Oct 2, 2008
Wheat harvest does not suffer as rainfall decreases
Most climate impact studies assume that reduced rainfall will result in lower crop yields in semi-arid areas. But wheat production in one such climate, Western Australia, has not declined since the 1970s despite a decrease in rainfall in the region. In fact, production actually increased by about 40 kg per hectare per year between 1980 and 2000. A team of scientists is now saying that this is because most of the reduction in precipitation has occurred in winter, a period when rainfall frequently exceeds crop demand.
The wheatbelt of Western Australia has a Mediterranean climate with most of the rainfall – which is the main factor limiting crop production – occurring in the winter months. But, since the 1970s, winter rainfall in the region has decreased by about 11%.
Using the Agricultural Production System Simulator (APSIM) for wheat, together with historic climate data, Fulco Ludwig of Wageningen University in the Netherlands and colleagues at CSIRO Plant Industry in Australia, calculated that despite this decrease in rainfall, crop yields have not suffered. Indeed, they actually increased from 1.1 tonnes per hectare in 1980 to 1.7 tonnes per hectare in 2000.
Ludwig and colleagues say the phenomenon may be related to a decrease in salt levels in the soil as rainfall decreases. Over the last century, large areas of land around the world have been cleared of natural vegetation to grow crops like wheat, which results in increased soil drainage when it rains. This causes groundwater levels to rise, bringing salt to the soil surface and making the land unsuitable for further cropping.
However, since deep drainage is intrinsically linked to the amount of rain falling on the land, a reduction in rainfall reduces the amount of water drained by soils. This reduces the spread of dryland salinity and could make some land more suitable for growing crops again. Indeed, researchers have already noted that dryland salinity has not spread as fast as expected over the last decade.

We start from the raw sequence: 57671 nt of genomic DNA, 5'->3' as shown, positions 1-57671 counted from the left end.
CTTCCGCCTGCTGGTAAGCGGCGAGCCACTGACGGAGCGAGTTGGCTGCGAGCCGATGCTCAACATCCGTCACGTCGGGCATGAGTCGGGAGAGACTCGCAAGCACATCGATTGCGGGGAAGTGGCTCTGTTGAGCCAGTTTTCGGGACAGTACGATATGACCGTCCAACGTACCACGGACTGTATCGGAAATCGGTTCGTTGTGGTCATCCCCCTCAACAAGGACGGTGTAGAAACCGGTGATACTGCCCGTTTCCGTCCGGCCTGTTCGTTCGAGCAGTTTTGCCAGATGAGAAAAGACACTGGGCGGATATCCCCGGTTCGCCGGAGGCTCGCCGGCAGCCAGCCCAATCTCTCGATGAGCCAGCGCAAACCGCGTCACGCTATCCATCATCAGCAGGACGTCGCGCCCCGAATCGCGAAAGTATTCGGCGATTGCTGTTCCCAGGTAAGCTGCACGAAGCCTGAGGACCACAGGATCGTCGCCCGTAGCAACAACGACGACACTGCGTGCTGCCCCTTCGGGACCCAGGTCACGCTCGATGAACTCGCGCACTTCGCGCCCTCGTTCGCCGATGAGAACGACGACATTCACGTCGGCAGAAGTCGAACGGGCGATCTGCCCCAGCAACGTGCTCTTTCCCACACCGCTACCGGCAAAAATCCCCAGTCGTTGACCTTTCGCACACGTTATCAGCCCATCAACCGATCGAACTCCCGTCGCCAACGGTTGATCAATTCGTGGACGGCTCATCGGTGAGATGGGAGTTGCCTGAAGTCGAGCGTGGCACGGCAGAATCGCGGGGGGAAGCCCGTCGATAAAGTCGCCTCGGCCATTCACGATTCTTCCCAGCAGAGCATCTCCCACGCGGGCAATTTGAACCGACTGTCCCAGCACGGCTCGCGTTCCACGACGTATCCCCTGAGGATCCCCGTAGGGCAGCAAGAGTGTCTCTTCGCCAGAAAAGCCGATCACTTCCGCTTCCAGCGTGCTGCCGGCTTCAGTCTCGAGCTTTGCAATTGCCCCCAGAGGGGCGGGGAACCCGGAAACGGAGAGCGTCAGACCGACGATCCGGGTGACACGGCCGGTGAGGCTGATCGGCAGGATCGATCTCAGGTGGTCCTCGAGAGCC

Decreased drainage also means that important nutrients like nitrogen are not leached from the soil, leaving it more fertile.
Ludwig's team obtained the results by studying nine sites in the central and northern areas of the Western Australian wheatbelt. The sites were chosen to cover both high and low rainfall regions as well as warmer and cooler parts of the territory. For all sites, the researchers had access to daily rainfall data from at least 1945. They downloaded additional weather data from the Silo website.
The scientists analysed the impact of recent climate change on different variables by comparing the periods 1945-1974 and 1975-2004. Three soil types typical of the region – sand, loamy sand and sand over clay "duplex" – were used in the simulations. These soils hold water differently due to their different textures.
The researchers employed APSIM-Nwheat, a crop simulation model that takes into account soil water aspects, crop residues, crop growth and development.
The team asks whether future changes in rainfall will follow the patterns observed so far and if the land can "continue to absorb further reductions in rainfall" – droughts may eventually have the upper hand when it comes to crop production. Crop technology, which could help increase or maintain current wheat yields, also needs to be taken into account.
The work was published in Climatic Change.
About the author
Belle Dumé is a contributing editor to environmentalresearchweb.